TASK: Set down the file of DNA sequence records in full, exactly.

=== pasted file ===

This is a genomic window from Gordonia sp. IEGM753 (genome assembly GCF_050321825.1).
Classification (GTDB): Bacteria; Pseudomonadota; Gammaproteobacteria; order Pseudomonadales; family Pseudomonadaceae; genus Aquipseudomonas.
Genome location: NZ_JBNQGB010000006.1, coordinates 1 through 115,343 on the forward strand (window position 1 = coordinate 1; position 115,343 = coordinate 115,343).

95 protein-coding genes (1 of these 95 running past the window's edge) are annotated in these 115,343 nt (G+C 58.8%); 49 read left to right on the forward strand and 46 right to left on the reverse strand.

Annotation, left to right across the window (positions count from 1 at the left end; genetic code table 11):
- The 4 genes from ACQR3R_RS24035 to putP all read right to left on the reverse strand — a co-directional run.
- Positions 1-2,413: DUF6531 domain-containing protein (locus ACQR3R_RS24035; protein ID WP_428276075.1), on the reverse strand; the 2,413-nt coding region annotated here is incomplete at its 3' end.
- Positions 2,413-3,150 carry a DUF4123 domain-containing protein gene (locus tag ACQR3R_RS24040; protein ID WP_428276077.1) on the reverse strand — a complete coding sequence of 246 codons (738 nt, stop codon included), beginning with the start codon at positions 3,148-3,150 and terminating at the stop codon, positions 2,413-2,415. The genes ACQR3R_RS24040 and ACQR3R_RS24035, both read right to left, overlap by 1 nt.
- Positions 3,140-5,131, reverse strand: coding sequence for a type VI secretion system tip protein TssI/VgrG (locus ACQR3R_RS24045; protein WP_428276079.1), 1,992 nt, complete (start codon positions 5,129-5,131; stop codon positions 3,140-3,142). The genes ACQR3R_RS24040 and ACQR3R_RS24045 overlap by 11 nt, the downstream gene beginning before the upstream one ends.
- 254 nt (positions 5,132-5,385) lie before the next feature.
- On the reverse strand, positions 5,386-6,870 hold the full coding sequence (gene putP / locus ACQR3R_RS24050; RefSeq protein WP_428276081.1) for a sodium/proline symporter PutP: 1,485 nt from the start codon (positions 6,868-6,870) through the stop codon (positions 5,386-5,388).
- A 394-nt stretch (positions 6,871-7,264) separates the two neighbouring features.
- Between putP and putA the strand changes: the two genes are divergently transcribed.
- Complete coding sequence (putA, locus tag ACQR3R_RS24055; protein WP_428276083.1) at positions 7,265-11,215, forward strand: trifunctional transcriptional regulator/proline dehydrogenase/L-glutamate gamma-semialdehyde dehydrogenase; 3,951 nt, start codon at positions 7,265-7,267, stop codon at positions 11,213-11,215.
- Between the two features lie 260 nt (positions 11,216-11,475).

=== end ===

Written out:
This is a genomic window from Gordonia sp. IEGM753 (genome assembly GCF_050321825.1).
Classification (GTDB): Bacteria; Pseudomonadota; Gammaproteobacteria; order Pseudomonadales; family Pseudomonadaceae; genus Aquipseudomonas.
Genome location: NZ_JBNQGB010000006.1, coordinates 1 through 115,343 on the forward strand (window position 1 = coordinate 1; position 115,343 = coordinate 115,343).

95 protein-coding genes (1 of these 95 running past the window's edge) are annotated in these 115,343 nt (G+C 58.8%); 49 read left to right on the forward strand and 46 right to left on the reverse strand.

Annotation, left to right across the window (positions count from 1 at the left end; genetic code table 11):
- The 4 genes from ACQR3R_RS24035 to putP all read right to left on the reverse strand — a co-directional run.
- Positions 1-2,413: DUF6531 domain-containing protein (locus ACQR3R_RS24035; protein ID WP_428276075.1), on the reverse strand; the 2,413-nt coding region annotated here is incomplete at its 3' end.
- Positions 2,413-3,150 carry a DUF4123 domain-containing protein gene (locus tag ACQR3R_RS24040; protein ID WP_428276077.1) on the reverse strand — a complete coding sequence of 246 codons (738 nt, stop codon included), beginning with the start codon at positions 3,148-3,150 and terminating at the stop codon, positions 2,413-2,415. The genes ACQR3R_RS24040 and ACQR3R_RS24035, both read right to left, overlap by 1 nt.
- Positions 3,140-5,131, reverse strand: coding sequence for a type VI secretion system tip protein TssI/VgrG (locus ACQR3R_RS24045; protein WP_428276079.1), 1,992 nt, complete (start codon positions 5,129-5,131; stop codon positions 3,140-3,142). The genes ACQR3R_RS24040 and ACQR3R_RS24045 overlap by 11 nt, the downstream gene beginning before the upstream one ends.
- 254 nt (positions 5,132-5,385) lie before the next feature.
- On the reverse strand, positions 5,386-6,870 hold the full coding sequence (gene putP / locus ACQR3R_RS24050; RefSeq protein WP_428276081.1) for a sodium/proline symporter PutP: 1,485 nt from the start codon (positions 6,868-6,870) through the stop codon (positions 5,386-5,388).
- A 394-nt stretch (positions 6,871-7,264) separates the two neighbouring features.
- Between putP and putA the strand changes: the two genes are divergently transcribed.
- Complete coding sequence (putA, locus tag ACQR3R_RS24055; protein WP_428276083.1) at positions 7,265-11,215, forward strand: trifunctional transcriptional regulator/proline dehydrogenase/L-glutamate gamma-semialdehyde dehydrogenase; 3,951 nt, start codon at positions 7,265-7,267, stop codon at positions 11,213-11,215.
- Between the two features lie 260 nt (positions 11,216-11,475).